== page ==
Don’t hold your breath waiting for decisive action. But do keep your eyes on the fact that Japan’s high power prices are driving the diffusion of renewables and efficiency. While House Republicans in the US go to the ramparts in defence of the incandescent bulb, 90% of all ceiling light sales in Japan are LEDs, and Japan is 40% of global LED demand. Competition from rapidly increasing energy services firms, the entry of Toyota and other majors into the power-generation business, an accelerating ICT revolution, the loss of customers, the threat of deregulation and other factors are also reshaping the status quo and its players. Even Tepco and other monopolies have been driven to offer businesses free analysis and advice on increasing efficiency at the point of production.6 But the best hope lies with nationalizing the nuclear assets and providing them with competent management, relieving the utilities of their burdens and the rest of us of some portion of risks.
Andrew DeWit is Professor in the School of Policy Studies at Rikkyo University and an Asia-Pacific Journal coordinator. With Iida Tetsunari and Kaneko Masaru, he is coauthor of “Fukushima and the Political Economy of Power Policy in Japan,” in Jeff Kingston (ed.) Natural Disaster and Nuclear Crisis in Japan.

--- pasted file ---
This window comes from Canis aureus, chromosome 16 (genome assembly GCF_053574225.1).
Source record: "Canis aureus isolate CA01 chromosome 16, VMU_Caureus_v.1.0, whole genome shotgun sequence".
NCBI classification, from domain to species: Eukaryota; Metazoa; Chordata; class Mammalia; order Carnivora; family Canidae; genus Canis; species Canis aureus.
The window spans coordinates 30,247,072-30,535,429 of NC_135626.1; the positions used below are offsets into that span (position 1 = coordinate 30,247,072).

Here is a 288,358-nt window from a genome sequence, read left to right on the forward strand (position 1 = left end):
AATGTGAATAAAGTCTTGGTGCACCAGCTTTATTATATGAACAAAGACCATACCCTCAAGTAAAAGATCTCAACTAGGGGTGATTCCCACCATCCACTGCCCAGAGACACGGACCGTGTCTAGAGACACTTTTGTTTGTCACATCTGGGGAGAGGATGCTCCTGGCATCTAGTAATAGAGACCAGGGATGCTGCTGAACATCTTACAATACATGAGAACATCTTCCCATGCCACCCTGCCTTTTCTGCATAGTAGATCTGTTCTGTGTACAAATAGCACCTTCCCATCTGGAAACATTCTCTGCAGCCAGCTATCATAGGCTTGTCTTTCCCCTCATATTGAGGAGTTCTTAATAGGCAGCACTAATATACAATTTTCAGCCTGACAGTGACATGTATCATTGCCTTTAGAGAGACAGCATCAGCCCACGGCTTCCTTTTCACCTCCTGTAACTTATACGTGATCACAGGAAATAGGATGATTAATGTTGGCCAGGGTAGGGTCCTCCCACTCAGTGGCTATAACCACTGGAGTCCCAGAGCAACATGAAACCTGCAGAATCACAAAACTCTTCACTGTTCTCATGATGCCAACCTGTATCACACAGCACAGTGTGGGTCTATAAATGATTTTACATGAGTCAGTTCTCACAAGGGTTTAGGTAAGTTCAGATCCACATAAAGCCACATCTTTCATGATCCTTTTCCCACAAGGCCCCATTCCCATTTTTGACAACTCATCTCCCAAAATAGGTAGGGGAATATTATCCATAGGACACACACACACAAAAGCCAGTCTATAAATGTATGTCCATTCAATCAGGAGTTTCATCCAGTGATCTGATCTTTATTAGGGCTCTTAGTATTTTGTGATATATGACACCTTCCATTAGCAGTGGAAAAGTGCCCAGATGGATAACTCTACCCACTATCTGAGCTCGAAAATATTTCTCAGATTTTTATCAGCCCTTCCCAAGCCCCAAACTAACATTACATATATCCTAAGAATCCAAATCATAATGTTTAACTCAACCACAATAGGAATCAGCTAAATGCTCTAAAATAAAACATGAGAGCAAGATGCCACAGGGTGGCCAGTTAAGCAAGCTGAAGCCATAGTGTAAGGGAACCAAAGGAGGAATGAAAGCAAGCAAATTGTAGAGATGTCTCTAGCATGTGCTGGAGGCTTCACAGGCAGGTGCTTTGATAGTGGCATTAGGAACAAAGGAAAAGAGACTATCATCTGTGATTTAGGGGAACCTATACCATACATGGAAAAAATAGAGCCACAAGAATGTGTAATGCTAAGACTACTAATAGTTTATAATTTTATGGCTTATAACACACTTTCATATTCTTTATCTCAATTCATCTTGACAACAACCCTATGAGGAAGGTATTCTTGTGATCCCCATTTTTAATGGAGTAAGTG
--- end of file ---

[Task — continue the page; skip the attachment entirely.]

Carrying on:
Recommended citation: Andrew DeWit, "In the Dark With Tepco: Fukushima’s Legacy for Nuclear Power," The Asia-Pacific Journal, Vol. 11, Issue 30, No. 3, August 5, 2013.
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• Andrew DeWit and Sven Saaler, Political and Policy Repercussions of Japan’s Nuclear and Natural Disasters in Germany
• Andrew DeWit and Iida Tetsunari, The “Power Elite” and Environmental-Energy Policy in Japan
1 On the figures, see (in Japanese) “Shortfalls on Decomissioning Reserves: METI Documents Show 3 Over-40 Year Reactors Total YEN 19.9 Billion,” Sankei Shimbun, June 8, 2013.
2 On this, see “Tsuruga plant operator says spent fuel in storage pool absolutely safe,” Asahi Shimbun, August 1, 2013.
3 Yagi’s comment can also be found (in Japanese) in “Japan Atomic Power Company: Fighting at the Edge of the Cliff, Concerns Over a Management Crisis Through Decommissions,” Sankei Shimbun, May 23, 2013.
4 The article, in Japanese, is “Handle Losses Via Decommissioning Through Installments: METI Presses For Preparations,” Asahi Shimbun, June 2, 2013.
5 On this, see Keith Dawson, “US House Blocks Enforcement of Energy Standards, Again,” Allied Lighting, July 16, 2013.
6 On this, see (in Japanese) “Tepco Tries to Staunch the Loss of Customers by Factory-Oriented Free Diagnoses on Energy Conservation,” Nikkei Shimbun, July 13, 2013.